Today’s the day! Cincinnati nonprofit 4C for Children needs our vote to win a brand new Toyota Prius.
Serving 33 counties, 4C’s mission is to improve the quality, effectiveness and accessibility of early childhood education and care in the region so every child has a positive experience and a foundation for success in school and life. Some 170,000 children benefit each year from its services to their families and child care providers. That is a lot of kids who are growing to be capable, caring and contributing adults.
As you can imagine, with such a large service region and such vitally important work, dedicated staff log thousands of miles every year visiting child care centers and family child care homes. 4C staff also provide on-site training as an alternative to the more than 1,400 face-to-face workshops and classes offered. Additionally, staff participate in outreach events.
We all want to see children thrive. With so many pressures and challenges on families these days, the work of organizations like 4C is that much more important.
Your one vote can make a huge impact. It is simple to do.
Simply click on this link for the Toyota 100 Cars for Good on Facebook and place your vote. BUT YOU MUST DO IT TODAY!
I can’t think of anything more tragic for parents than losing their beautiful, precious child far too soon to the senseless and vicious enemy known as cancer.
Hanna was a happy, healthy 2 ½ year old girl who loved to smile and laugh and spread sunshine where ever she went. It was just two days after she told her mom and dad her back hurt, that she was diagnosed with Neuroblastoma, a cancer that develops in the nervous system in embryo. Suddenly a family who was counting their blessings was entrenched in a war against an enemy that had no sympathy.
After only seven short months, many surgeries, and 6 rounds of chemotherapy, Hanna lost her battle with this disease on Father’s Day 2006.
Her gift to this world continues.
But while the little girl with a smile that spread as quickly as her disease was no longer on this earth, cancer could not remove her spirit. What a true sense of bravery and love her parents have shown in allowing their daughter’s gift to touch so many other families and children.
In Hanna’s memory, Amy and Mike Paribello began the Butterfly Walk to benefit CancerFree Kids. “We can only hope that with further research funding, children like Hanna will have a better chance for a cure in the future. Hanna showed us all how to fight a battle, how to be courageous, and how to dream,” Amy said.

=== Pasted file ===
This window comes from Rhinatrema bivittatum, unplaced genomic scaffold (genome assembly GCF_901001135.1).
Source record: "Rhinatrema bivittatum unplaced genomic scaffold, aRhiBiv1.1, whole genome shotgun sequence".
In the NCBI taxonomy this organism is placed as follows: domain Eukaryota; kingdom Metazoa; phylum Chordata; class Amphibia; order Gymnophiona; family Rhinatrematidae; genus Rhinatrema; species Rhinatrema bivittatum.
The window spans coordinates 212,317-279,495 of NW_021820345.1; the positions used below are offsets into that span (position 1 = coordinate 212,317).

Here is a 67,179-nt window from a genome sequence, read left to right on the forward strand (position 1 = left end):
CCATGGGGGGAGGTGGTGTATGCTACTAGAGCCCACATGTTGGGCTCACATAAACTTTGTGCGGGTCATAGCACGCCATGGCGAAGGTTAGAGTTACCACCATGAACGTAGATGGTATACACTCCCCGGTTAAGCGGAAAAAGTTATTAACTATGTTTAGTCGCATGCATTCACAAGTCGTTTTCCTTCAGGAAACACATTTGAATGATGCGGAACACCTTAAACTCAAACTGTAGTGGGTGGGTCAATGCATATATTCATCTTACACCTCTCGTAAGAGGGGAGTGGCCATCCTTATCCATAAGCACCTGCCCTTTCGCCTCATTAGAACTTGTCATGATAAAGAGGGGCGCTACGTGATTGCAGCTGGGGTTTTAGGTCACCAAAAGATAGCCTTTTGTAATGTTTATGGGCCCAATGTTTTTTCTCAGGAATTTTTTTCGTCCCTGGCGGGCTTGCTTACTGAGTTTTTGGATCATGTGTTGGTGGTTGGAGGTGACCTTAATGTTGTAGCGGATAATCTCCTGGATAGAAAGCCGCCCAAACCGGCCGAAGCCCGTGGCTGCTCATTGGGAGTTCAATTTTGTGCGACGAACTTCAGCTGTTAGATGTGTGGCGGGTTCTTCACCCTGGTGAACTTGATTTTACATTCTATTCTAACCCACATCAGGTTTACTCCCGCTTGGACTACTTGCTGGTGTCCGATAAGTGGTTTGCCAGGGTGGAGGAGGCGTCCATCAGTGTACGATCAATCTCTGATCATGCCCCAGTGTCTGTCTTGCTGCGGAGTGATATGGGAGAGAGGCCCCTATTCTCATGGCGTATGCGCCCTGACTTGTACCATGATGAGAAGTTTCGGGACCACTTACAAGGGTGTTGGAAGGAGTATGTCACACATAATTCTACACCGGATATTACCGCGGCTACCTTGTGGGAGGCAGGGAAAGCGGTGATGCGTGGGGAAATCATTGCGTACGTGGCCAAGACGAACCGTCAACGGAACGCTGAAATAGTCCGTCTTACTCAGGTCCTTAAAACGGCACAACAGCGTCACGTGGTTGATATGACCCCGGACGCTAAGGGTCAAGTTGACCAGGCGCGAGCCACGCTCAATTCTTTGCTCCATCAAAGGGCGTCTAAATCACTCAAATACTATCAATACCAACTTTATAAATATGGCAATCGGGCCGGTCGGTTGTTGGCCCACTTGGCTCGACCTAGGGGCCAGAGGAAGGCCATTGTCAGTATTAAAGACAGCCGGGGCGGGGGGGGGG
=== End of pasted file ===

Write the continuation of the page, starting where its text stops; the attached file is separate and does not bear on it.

The Butterfly Walk is May 12.
The Butterfly Walk and Fun Festival brings together people and businesses who share in the celebration of love and support for children. The name was inspired by the magical metamorphosis of a caterpillar into an enchanting symbol of peace and harmony. That transformation into maturity is something not all children with cancer have an opportunity to experience.
“But,” said Amy, “together we can make a difference and help further the research towards treating and curing this disease, forever.”
If you visit the Butterfly Walk website you will read the stories of so many other children who are the reason the Paribello’s and all of the other volunteers work so hard.
I asked Amy how it feels to know they are making such an impact. “I am fueled by the constant need to continue our fight. Over the past 6 years, we have lost 3 of our “heros”, who have lost their battle with cancer. It is heartbreaking to know that one year they are up on stage receiving a medal for their courage, and then the next year they are an angel in heaven. We are truly committed to giving these children a voice, and fighting for their survival by advancing the progress of pediatric cancer research. Our mission is for one day for all kids to be CancerFree.”
Butterfly Walk & 5K
Registration will begin at 8 a.m.
Cottell Park in Deerfield Township
Cincinnati nonprofit CancerFree Kids was founded by Ellen and Sam Flannery after their baby daughter was diagnosed with cancer at 5 months of age. Today, due to advances in cancer research and the grace of God, that baby is a healthy 8th grader. But there is much work to do. The organization raises funds to support research in pediatric cancer.
Teri Nau of Cincinnati nonprofit, Talbert House, got in touch with me to let me know about their free event for families on Sunday. It’s all about celebrating DADs and creating a bonding day of laughter, fun and friendship for parents and kids.
Teri told me the idea for the Celebration event came about after their luncheon last year honoring Fathers-of-the-Year. They were looking for an opportunity to reach out to more dads to let them know of the agency’s Fatherhood Project, a program that works with men in strengthening their connection and involvement in the lives of their children.
Talbert House is a community-wide nonprofit network of social services with over 30 proven programs focusing on prevention, assessment, treatment and reintegration. Each year, the agency helps 26,000 men, women and children across Greater Cincinnati and Northern Kentucky overcome adversity to become healthy and productive citizens through its programs in community corrections, mental health, substance abuse and welfare-to-work.